In 2010, while assigned to the DEA office in Monterrey, Mexico, my family was evacuated as a result of the city’s rapidly deteriorating security situation.  As I drove them northward through the desert in a long caravan of heavily-armed Federal Police trucks, trying to comprehend the barbarity plaguing the region, I recalled a wonderful verse from the Tao Te Ching: Give evil nothing to oppose and it will disappear by itself.

That may or may not be a universal truth, but it certainly applies to drug prohibition.  Why did the Zetas want to kill us?  Well, we wanted to kill them.  I’m not suggesting a moral equivalency, but I am suggesting that nearly all of the evils of the drug trade are Frankenstein’s monsters of our own creation.  The violence of the drug world, from drive-by shootings in Chicago to internecine cartel wars in Mexico, is a direct and inevitable consequence of prohibition (see: Capone, Al).  Most overdose deaths are attributable to impurities and inconsistent potency levels of drugs bought on the street—factors that would cease to exist in a regulated legal market.  Most addictions persist because addicts are treated as criminals rather than patients.  And, of course, being arrested for marijuana has destroyed far more lives than the drug itself ever could.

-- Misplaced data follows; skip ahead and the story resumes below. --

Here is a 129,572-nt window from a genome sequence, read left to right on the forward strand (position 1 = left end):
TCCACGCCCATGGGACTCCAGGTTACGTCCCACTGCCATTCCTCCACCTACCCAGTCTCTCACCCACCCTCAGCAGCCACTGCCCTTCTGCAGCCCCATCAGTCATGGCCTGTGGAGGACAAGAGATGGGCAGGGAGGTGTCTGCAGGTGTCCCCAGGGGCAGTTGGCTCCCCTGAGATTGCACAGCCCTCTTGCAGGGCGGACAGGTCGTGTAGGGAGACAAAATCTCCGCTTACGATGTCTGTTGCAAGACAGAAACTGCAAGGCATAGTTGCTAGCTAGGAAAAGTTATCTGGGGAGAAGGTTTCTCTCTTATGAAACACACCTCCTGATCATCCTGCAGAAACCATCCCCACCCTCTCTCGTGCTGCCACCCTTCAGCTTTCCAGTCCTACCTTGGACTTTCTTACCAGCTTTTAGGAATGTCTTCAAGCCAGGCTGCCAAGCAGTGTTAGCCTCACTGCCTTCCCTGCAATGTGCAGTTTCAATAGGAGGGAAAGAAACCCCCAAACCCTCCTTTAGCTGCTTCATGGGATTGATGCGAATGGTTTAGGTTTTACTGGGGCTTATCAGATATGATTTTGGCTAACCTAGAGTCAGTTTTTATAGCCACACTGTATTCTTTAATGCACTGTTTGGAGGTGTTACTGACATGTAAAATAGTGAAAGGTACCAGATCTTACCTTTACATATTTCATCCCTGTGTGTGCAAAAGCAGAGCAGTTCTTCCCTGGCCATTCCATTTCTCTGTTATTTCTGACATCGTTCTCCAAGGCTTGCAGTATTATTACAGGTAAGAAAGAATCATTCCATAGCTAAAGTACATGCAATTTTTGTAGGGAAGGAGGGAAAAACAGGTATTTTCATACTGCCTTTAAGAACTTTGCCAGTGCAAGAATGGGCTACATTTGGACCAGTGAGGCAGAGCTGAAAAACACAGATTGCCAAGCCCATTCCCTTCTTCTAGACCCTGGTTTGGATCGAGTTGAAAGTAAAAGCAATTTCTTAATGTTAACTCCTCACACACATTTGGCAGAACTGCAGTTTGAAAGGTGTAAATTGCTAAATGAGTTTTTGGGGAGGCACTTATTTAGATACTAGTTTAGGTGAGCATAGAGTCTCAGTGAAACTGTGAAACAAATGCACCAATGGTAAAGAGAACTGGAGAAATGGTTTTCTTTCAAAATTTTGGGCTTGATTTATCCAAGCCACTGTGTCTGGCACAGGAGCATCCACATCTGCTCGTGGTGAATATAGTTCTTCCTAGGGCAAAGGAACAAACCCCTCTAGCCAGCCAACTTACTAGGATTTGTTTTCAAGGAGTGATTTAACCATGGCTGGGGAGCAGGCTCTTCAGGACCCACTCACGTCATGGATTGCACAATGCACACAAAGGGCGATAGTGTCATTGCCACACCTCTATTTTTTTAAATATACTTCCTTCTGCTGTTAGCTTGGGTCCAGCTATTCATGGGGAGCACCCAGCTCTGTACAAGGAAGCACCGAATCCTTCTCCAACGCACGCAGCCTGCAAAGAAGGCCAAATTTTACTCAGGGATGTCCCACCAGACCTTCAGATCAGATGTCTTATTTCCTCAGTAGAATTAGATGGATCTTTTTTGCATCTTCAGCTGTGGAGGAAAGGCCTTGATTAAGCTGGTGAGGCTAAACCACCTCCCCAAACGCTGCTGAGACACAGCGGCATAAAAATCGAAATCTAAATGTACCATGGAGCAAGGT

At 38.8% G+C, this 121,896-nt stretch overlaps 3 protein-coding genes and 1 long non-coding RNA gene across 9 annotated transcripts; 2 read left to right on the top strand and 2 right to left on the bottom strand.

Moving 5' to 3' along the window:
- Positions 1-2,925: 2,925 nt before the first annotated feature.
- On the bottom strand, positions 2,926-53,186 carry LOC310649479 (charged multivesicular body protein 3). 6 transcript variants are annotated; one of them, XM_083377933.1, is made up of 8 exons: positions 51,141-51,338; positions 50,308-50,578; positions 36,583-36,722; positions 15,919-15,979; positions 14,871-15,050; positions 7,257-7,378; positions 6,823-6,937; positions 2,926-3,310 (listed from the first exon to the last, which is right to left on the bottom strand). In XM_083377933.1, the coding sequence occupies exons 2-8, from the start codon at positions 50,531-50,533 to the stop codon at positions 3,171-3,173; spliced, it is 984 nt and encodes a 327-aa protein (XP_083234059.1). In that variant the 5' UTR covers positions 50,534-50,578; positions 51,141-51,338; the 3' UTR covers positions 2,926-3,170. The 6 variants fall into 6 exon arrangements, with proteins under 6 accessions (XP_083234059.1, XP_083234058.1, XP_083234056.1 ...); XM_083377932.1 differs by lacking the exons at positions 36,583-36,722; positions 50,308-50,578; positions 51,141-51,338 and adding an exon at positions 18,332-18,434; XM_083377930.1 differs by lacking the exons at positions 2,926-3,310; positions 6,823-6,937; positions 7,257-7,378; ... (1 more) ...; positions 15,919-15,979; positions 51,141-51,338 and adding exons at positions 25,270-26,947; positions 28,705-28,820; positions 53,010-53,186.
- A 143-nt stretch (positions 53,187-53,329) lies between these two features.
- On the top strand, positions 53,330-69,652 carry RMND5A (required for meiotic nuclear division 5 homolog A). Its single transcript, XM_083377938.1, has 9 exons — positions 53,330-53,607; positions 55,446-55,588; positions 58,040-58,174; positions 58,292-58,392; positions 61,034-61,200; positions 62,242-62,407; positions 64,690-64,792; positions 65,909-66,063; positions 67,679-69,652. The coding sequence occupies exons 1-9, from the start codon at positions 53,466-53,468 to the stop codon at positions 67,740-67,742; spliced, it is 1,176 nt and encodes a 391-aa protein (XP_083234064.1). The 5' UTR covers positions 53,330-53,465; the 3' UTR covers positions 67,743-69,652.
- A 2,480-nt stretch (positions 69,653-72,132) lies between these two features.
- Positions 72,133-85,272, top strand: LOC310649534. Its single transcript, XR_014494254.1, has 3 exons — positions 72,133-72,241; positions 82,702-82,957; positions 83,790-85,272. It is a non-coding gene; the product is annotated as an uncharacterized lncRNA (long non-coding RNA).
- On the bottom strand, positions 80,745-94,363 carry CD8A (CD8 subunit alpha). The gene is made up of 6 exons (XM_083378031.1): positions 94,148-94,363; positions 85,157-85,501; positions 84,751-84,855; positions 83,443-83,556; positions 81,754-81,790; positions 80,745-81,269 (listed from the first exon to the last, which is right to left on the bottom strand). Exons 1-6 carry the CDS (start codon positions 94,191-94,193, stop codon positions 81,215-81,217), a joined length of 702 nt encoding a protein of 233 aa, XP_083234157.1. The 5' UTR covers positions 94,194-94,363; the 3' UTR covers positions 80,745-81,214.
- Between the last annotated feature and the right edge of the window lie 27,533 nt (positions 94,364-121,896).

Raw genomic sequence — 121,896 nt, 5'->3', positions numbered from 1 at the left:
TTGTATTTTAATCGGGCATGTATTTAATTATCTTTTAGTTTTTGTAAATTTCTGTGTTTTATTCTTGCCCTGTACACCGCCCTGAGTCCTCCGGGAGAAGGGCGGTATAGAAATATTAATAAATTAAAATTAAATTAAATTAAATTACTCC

Since leaving the DEA, I am proud to be a speaker with Law Enforcement Against Prohibition (LEAP).  LEAP is a non-profit organization comprised of current and former “drug warriors” who have recognized the failure of drug prohibition and now advocate for a policy of regulated legalization.  Our members include retired police chiefs, judges, prosecutors, wardens, detectives, special agents, and others who have the courage to approach the drug policy issue with reason and compassion.